A distribution $D_1 < D_2$, if $C_m(D_1) < C_m(D_2)$, where $C_m(D_i) = C(A_i, D_i)$, and $A_i = \operatorname{argmin}_A C(A, D_i)$ . In other words $D_2$ is harder than $D_1$ means the best possible algorithm for $D_2$ does worse than the best possible algorithm for $D_1$. Note: The algorithm must be correct in the whole domain, and not just in the support of the distributions. For the base case of a recursive boolean function like say 2 bits or 4 bits, it is often easy to show a certain distribution to be hard. Often it is an easy observation or an obvious fact. In many cases, it may seem natural that the "hard" distribution is the recursive extension of the hard distribution. However, this may not be true in general, especially if the function is not symmetric over the input bits and rather skewed i.e. not all input bits are equally important to infer the value of the function on certain inputs (or a subset thereof).

## Question:

Is there any work on how to approach the problem of finding the "hard" distribution of the recursive function, from that of the base case function?

Is there any interesting connection of this problem with any other problems? Any comments are welcome.

## References:

 M. Saks, A. Wigderson Probabilistic Boolean Decision Trees and the Complexity of Evaluating Game Trees Proceedings of the 27th Foundations of Computer Science, pp. 29-38, October 1986.

 M. Santha. On the Monte Carlo boolean decision tree complexity of read-once formulae. Random Structures and Algorithms, 6(1):75{87, 1995.

 Frédéric Magniez, Ashwin Nayak, Miklos Santha, and David Xiao. Improved bounds for the randomized decision tree complexity of recursive majority. In Luca Aceto, Monika Henzinger, and Jiri Sgall, editors, ICALP (1), volume 6755 of Lecture Notes in Computer Science, pages 317–329. Springer, 2011.

[3a]Frederic Magniez, Ashwin Nayak, Miklos Santha, Jonah Sherman, Gabor Tardos, David Xiao. Improved bounds for the randomized decision tree complexity of recursive majority. http://arxiv.org/abs/1309.7565 (Submitted on 29 Sep 2013)

 Nikos Leonardos. An improved lower bound for the randomized decision tree complexity of recursive majority. In Fedor V. Fomin, Rusins Freivalds, Marta Z. Kwiatkowska, and David Peleg, editors, Proceedings of 40th International Colloquium on Automata, Languages and Programming, volume 7965 of Lecture Notes in Computer Science, pages 696{708. Springer, 2013.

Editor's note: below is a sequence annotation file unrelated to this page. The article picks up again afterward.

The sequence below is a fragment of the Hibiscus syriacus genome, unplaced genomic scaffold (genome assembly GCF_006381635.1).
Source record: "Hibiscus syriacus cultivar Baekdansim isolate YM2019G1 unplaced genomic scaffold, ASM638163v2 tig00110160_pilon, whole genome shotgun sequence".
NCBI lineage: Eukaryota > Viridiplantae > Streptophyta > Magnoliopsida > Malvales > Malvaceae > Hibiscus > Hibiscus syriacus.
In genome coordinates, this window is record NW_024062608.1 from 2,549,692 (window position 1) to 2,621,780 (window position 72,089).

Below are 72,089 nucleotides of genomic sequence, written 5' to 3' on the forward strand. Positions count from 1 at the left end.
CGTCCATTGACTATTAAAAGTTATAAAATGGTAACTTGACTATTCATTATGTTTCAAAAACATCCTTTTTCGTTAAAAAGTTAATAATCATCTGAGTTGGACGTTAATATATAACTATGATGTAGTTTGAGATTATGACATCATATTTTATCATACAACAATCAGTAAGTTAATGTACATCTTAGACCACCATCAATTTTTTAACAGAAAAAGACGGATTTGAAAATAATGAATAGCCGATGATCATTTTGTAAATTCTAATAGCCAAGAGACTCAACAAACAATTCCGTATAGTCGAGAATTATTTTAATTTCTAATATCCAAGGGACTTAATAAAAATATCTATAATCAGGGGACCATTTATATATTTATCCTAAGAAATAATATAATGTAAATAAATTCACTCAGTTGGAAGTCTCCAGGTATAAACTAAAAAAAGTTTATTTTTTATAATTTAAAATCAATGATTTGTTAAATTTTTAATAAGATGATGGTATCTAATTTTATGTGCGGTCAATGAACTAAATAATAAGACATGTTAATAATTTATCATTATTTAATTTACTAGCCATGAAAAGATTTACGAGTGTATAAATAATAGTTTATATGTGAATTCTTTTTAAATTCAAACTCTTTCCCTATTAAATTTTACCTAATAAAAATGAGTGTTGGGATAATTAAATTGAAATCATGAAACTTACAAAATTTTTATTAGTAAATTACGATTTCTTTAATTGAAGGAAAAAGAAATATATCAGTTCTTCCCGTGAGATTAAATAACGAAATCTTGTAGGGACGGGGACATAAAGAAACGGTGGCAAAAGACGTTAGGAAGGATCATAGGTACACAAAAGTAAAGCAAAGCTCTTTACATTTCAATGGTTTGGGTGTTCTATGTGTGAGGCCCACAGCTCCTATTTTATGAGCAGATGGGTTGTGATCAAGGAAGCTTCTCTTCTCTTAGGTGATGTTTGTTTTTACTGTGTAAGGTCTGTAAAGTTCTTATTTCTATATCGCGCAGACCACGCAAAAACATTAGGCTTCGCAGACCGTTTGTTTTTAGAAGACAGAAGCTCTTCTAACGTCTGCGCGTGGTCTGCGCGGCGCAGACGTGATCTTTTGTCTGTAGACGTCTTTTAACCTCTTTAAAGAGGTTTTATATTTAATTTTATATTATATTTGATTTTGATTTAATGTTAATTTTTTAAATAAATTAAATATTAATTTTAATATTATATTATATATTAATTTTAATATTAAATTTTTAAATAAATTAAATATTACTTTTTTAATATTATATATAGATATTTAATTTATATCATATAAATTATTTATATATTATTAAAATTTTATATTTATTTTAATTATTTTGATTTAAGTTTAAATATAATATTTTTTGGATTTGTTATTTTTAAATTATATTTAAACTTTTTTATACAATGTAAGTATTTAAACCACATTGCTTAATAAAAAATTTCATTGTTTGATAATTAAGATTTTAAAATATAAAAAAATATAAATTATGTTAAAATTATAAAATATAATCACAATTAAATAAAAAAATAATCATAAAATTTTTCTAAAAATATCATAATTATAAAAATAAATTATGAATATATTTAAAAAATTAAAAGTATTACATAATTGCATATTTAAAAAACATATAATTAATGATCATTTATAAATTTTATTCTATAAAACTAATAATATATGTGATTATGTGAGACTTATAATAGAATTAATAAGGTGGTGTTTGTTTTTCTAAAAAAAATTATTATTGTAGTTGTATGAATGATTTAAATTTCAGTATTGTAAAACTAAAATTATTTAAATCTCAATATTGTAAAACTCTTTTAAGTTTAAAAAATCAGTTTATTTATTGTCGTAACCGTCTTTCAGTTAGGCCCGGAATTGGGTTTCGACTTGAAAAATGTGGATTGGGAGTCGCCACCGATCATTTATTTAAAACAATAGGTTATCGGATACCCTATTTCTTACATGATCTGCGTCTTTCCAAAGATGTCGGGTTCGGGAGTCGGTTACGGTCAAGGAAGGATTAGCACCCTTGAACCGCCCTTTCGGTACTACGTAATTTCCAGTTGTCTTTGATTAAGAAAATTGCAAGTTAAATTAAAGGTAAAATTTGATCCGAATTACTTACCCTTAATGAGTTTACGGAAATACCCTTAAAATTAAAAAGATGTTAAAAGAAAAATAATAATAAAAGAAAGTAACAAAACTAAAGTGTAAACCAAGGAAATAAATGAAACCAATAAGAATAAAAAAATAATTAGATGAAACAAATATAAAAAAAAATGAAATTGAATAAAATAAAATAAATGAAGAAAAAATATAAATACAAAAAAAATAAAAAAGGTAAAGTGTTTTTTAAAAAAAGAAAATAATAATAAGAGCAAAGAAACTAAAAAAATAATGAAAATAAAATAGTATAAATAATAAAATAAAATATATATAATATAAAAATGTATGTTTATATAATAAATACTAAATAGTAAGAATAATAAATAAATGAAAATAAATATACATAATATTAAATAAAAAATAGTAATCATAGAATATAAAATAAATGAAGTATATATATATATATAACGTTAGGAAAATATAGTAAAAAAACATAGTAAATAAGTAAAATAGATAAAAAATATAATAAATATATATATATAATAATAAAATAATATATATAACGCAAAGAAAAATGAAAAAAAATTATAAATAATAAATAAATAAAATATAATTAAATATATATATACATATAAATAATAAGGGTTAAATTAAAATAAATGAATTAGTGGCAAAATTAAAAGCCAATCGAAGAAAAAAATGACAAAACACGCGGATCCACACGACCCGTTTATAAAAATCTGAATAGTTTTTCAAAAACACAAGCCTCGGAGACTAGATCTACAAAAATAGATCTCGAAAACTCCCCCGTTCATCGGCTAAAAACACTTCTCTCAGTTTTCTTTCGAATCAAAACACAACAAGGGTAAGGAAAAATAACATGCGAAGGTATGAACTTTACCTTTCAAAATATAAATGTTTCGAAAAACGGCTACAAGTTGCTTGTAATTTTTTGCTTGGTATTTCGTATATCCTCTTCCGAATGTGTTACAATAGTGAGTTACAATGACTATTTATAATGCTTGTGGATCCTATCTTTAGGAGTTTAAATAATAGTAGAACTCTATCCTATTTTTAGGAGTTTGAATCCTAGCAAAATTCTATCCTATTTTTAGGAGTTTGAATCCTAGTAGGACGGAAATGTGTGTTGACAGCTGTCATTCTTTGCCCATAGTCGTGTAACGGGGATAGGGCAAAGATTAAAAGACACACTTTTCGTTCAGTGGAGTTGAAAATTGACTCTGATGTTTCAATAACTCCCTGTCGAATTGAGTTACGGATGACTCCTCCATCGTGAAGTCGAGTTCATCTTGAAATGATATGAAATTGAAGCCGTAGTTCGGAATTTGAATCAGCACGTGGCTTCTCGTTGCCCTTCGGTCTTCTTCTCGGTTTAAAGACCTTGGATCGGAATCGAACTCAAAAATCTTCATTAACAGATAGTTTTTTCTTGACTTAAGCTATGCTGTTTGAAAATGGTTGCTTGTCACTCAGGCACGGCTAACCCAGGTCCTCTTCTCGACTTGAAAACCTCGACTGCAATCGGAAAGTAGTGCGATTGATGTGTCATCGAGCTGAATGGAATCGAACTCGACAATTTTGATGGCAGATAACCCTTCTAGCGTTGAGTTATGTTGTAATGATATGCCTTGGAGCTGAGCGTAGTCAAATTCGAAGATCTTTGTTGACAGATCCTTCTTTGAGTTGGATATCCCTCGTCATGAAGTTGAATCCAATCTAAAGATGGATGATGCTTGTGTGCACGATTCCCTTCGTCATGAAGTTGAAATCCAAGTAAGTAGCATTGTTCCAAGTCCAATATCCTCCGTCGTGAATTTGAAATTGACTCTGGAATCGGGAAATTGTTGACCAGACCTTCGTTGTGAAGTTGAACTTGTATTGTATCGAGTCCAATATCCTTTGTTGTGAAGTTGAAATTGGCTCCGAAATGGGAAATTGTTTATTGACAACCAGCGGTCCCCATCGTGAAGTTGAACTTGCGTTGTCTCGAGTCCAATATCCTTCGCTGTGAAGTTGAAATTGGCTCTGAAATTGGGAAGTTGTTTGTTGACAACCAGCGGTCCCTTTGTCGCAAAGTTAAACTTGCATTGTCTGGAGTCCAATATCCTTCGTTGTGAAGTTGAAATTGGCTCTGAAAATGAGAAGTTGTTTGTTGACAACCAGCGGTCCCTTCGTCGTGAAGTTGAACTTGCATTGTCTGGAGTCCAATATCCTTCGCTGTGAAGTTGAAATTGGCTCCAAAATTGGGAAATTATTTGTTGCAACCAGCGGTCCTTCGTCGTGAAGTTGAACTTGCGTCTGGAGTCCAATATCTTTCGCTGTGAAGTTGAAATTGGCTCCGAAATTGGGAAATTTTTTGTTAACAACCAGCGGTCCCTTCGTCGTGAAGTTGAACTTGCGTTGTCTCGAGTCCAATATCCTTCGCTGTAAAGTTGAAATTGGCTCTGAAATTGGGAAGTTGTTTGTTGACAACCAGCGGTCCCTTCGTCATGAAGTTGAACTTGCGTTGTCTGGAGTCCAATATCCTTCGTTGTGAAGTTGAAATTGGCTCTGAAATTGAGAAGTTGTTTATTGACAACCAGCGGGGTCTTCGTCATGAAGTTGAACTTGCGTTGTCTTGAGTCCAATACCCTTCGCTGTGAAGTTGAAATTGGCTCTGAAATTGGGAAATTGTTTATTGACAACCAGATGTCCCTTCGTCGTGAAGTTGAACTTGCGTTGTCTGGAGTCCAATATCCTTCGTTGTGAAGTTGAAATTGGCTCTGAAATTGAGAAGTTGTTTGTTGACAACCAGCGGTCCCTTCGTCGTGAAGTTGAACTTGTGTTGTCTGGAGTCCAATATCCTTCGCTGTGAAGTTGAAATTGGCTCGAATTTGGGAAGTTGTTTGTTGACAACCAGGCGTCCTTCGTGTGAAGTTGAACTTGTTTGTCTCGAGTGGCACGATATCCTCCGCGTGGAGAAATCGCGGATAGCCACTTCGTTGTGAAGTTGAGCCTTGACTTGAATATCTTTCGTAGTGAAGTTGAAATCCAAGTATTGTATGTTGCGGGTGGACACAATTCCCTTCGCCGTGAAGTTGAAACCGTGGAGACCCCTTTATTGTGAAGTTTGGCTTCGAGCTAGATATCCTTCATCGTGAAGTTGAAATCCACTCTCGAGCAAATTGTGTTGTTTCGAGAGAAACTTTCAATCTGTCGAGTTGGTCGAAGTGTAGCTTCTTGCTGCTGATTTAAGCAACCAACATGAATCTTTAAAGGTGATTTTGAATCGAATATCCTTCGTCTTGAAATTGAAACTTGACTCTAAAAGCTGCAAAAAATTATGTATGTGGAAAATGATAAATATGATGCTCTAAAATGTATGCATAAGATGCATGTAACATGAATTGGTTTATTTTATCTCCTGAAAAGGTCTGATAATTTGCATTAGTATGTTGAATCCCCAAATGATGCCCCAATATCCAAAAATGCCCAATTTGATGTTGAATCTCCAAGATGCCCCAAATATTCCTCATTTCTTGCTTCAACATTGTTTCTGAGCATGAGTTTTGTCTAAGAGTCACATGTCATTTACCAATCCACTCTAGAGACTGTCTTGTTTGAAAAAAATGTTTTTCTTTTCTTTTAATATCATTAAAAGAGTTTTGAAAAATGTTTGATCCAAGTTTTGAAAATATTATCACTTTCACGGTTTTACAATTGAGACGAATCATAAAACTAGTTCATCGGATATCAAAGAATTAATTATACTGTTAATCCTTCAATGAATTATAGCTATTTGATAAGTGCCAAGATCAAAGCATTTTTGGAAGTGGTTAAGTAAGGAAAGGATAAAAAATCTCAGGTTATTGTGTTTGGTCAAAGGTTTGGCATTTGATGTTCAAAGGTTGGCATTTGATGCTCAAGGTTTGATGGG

• you mean "hard" wrt decision tree complexity right? – vzn Jul 22 '14 at 15:12
• As far as I know, this isn't even known for the recursive majority of 3 function studied by refs  and  in your question, right? For that function, the conjectured hard distribution seems like it must be the hard distribution, but we still don't know how to prove that. – Robin Kothari Jul 28 '14 at 14:25
• @Jardine: I don't know if there's been much work on this other than the papers you cited. The only somewhat relevant work I know is due to Kazuyuki Amano, "Bounding the Rondomized Decision Tree Complexity of Read-Once Boolean Functions" (SODA 2011). Other than this, all I can say is that I'm pretty sure the obvious hard distribution has not been proven to be the hard distribution for recursive 3-MAJ. – Robin Kothari Jul 29 '14 at 18:21
• @Jardine: I haven't studied the problem in detail, so I can't say much. 3-MAJ seems like the first function to attack to try to understand this general question, especially since the function has been studied in several papers. Maybe someone who has studied the problem can give you a better answer. – Robin Kothari Jul 31 '14 at 23:39
• I really don't understand your question - finding the hard distribution would be almost equivalent (supposing we can solve the deterministic problem) to calculating the randomized complexity. Also, your citations are outdated, see arxiv.org/abs/1309.7565. – domotorp Aug 21 '14 at 19:05